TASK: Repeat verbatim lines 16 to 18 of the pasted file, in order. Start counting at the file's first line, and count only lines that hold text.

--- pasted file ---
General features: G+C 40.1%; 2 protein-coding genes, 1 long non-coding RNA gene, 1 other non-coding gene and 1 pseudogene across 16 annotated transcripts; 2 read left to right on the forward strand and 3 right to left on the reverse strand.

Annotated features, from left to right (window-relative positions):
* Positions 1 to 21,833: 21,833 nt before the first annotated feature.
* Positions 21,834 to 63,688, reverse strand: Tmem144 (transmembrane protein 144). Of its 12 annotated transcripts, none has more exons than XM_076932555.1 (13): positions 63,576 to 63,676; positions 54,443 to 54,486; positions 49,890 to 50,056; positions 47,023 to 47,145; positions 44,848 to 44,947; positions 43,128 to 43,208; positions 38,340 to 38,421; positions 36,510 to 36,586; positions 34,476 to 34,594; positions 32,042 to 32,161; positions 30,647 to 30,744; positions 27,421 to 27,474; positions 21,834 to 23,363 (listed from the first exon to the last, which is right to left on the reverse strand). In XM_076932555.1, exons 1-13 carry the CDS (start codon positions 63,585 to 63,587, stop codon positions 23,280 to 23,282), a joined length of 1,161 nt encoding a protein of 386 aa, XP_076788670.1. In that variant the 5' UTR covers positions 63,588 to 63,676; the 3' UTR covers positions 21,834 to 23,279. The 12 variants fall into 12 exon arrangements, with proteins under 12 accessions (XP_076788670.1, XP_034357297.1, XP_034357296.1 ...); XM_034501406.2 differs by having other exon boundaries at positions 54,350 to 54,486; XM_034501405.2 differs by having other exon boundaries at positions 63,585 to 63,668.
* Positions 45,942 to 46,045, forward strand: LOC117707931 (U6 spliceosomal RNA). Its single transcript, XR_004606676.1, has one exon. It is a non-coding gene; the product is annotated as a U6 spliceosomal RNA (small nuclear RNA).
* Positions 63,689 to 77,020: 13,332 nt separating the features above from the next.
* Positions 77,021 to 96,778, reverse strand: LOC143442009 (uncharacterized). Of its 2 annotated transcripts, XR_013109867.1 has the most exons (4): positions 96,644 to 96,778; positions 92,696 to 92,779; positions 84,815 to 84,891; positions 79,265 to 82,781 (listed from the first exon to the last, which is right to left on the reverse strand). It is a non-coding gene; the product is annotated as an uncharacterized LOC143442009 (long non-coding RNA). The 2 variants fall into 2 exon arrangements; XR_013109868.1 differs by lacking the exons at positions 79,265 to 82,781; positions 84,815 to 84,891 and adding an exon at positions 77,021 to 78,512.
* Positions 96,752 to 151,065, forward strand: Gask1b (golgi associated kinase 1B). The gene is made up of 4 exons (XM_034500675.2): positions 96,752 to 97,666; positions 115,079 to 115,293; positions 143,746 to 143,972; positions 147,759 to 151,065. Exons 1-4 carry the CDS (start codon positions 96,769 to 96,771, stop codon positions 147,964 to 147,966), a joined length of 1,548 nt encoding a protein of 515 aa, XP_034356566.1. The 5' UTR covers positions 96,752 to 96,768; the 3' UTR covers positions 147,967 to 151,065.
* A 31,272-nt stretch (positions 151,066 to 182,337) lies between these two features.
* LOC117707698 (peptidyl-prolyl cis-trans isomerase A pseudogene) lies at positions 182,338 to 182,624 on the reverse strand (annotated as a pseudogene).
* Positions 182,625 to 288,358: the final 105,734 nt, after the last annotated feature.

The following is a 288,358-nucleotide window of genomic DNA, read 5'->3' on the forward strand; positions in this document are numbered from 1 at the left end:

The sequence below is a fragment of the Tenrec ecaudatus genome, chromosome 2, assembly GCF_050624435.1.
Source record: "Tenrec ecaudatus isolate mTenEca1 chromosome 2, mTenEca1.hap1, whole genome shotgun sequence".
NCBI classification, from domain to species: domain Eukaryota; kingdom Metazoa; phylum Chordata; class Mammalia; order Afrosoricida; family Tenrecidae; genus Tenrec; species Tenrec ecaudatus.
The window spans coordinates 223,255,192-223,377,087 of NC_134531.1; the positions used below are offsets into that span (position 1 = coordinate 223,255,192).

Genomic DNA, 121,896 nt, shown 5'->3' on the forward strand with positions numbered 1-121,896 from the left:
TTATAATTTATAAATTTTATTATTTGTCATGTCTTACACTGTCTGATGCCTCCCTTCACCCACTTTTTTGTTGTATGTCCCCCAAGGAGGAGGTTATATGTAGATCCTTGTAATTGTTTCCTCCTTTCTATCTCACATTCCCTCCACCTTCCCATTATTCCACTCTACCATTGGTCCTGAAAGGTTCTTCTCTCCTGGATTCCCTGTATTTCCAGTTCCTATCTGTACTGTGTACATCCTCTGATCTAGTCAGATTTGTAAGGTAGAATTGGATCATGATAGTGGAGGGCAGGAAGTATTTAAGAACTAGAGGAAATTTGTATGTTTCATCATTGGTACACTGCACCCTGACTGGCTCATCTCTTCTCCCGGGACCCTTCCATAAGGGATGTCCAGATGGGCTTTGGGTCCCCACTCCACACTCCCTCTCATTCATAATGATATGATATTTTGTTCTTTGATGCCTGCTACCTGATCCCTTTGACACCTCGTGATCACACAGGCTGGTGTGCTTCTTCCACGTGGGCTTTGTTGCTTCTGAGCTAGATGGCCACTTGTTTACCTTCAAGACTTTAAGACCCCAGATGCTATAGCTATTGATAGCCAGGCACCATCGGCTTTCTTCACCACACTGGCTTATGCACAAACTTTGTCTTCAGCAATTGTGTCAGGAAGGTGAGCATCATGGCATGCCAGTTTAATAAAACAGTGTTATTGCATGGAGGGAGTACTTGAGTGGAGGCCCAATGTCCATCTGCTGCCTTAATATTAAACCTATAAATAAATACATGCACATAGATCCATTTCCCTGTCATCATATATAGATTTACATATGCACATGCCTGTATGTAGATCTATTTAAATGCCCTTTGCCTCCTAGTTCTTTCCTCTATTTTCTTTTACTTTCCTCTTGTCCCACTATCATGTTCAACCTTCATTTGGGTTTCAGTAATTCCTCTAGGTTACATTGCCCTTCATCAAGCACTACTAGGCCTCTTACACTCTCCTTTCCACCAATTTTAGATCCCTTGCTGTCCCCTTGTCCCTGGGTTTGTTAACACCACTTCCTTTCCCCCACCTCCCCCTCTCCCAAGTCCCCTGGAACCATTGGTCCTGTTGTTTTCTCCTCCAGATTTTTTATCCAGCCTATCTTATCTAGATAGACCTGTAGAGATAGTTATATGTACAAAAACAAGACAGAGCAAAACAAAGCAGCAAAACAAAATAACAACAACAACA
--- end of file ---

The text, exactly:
The window spans coordinates 223,255,192-223,377,087 of NC_134531.1; the positions used below are offsets into that span (position 1 = coordinate 223,255,192).

Genomic DNA, 121,896 nt, shown 5'->3' on the forward strand with positions numbered 1-121,896 from the left:
TTATAATTTATAAATTTTATTATTTGTCATGTCTTACACTGTCTGATGCCTCCCTTCACCCACTTTTTTGTTGTATGTCCCCCAAGGAGGAGGTTATATGTAGATCCTTGTAATTGTTTCCTCCTTTCTATCTCACATTCCCTCCACCTTCCCATTATTCCACTCTACCATTGGTCCTGAAAGGTTCTTCTCTCCTGGATTCCCTGTATTTCCAGTTCCTATCTGTACTGTGTACATCCTCTGATCTAGTCAGATTTGTAAGGTAGAATTGGATCATGATAGTGGAGGGCAGGAAGTATTTAAGAACTAGAGGAAATTTGTATGTTTCATCATTGGTACACTGCACCCTGACTGGCTCATCTCTTCTCCCGGGACCCTTCCATAAGGGATGTCCAGATGGGCTTTGGGTCCCCACTCCACACTCCCTCTCATTCATAATGATATGATATTTTGTTCTTTGATGCCTGCTACCTGATCCCTTTGACACCTCGTGATCACACAGGCTGGTGTGCTTCTTCCACGTGGGCTTTGTTGCTTCTGAGCTAGATGGCCACTTGTTTACCTTCAAGACTTTAAGACCCCAGATGCTATAGCTATTGATAGCCAGGCACCATCGGCTTTCTTCACCACACTGGCTTATGCACAAACTTTGTCTTCAGCAATTGTGTCAGGAAGGTGAGCATCATGGCATGCCAGTTTAATAAAACAGTGTTATTGCATGGAGGGAGTACTTGAGTGGAGGCCCAATGTCCATCTGCTGCCTTAATATTAAACCTATAAATAAATACATGCACATAGATCCATTTCCCTGTCATCATATATAGATTTACATATGCACATGCCTGTATGTAGATCTATTTAAATGCCCTTTGCCTCCTAGTTCTTTCCTCTATTTTCTTTTACTTTCCTCTTGTCCCACTATCATGTTCAACCTTCATTTGGGTTTCAGTAATTCCTCTAGGTTACATTGCCCTTCATCAAGCACTACTAGGCCTCTTACACTCTCCTTTCCACCAATTTTAGATCCCTTGCTGTCCCCTTGTCCCTGGGTTTGTTAACACCACTTCCTTTCCCCCACCTCCCCCTCTCCCAAGTCCCCTGGAACCATTGGTCCTGTTGTTTTCTCCTCCAGATTTTTTATCCAGCCTATCTTATCTAGATAGACCTGTAGAGATAGTTATATGTACAAAAACAAGACAGAGCAAAACAAAGCAGCAAAACAAAATAACAACAACAACA